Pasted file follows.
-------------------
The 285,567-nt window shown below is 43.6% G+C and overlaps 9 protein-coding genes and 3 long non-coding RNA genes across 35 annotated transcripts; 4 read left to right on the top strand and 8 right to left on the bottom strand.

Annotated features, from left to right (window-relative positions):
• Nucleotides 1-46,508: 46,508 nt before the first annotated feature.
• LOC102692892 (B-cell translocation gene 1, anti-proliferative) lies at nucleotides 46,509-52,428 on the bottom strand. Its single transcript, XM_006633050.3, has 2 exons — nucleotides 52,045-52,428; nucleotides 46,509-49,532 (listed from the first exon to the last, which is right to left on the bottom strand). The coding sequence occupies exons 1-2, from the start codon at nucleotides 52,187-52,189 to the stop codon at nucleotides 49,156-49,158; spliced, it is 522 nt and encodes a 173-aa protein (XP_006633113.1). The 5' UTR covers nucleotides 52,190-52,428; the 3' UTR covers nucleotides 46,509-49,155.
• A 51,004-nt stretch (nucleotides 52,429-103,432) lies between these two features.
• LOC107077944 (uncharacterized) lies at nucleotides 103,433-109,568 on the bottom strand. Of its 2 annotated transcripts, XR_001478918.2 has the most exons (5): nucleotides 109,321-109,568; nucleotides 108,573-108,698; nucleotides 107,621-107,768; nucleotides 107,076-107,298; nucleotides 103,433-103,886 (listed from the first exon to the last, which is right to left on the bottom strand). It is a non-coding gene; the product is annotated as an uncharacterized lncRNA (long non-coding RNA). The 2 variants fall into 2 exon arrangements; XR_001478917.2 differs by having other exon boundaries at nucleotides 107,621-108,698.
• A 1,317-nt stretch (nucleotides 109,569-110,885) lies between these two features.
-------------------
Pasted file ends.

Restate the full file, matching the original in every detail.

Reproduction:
The 285,567-nt window shown below is 43.6% G+C and overlaps 9 protein-coding genes and 3 long non-coding RNA genes across 35 annotated transcripts; 4 read left to right on the top strand and 8 right to left on the bottom strand.

Annotated features, from left to right (window-relative positions):
• Nucleotides 1-46,508: 46,508 nt before the first annotated feature.
• LOC102692892 (B-cell translocation gene 1, anti-proliferative) lies at nucleotides 46,509-52,428 on the bottom strand. Its single transcript, XM_006633050.3, has 2 exons — nucleotides 52,045-52,428; nucleotides 46,509-49,532 (listed from the first exon to the last, which is right to left on the bottom strand). The coding sequence occupies exons 1-2, from the start codon at nucleotides 52,187-52,189 to the stop codon at nucleotides 49,156-49,158; spliced, it is 522 nt and encodes a 173-aa protein (XP_006633113.1). The 5' UTR covers nucleotides 52,190-52,428; the 3' UTR covers nucleotides 46,509-49,155.
• A 51,004-nt stretch (nucleotides 52,429-103,432) lies between these two features.
• LOC107077944 (uncharacterized) lies at nucleotides 103,433-109,568 on the bottom strand. Of its 2 annotated transcripts, XR_001478918.2 has the most exons (5): nucleotides 109,321-109,568; nucleotides 108,573-108,698; nucleotides 107,621-107,768; nucleotides 107,076-107,298; nucleotides 103,433-103,886 (listed from the first exon to the last, which is right to left on the bottom strand). It is a non-coding gene; the product is annotated as an uncharacterized lncRNA (long non-coding RNA). The 2 variants fall into 2 exon arrangements; XR_001478917.2 differs by having other exon boundaries at nucleotides 107,621-108,698.
• A 1,317-nt stretch (nucleotides 109,569-110,885) lies between these two features.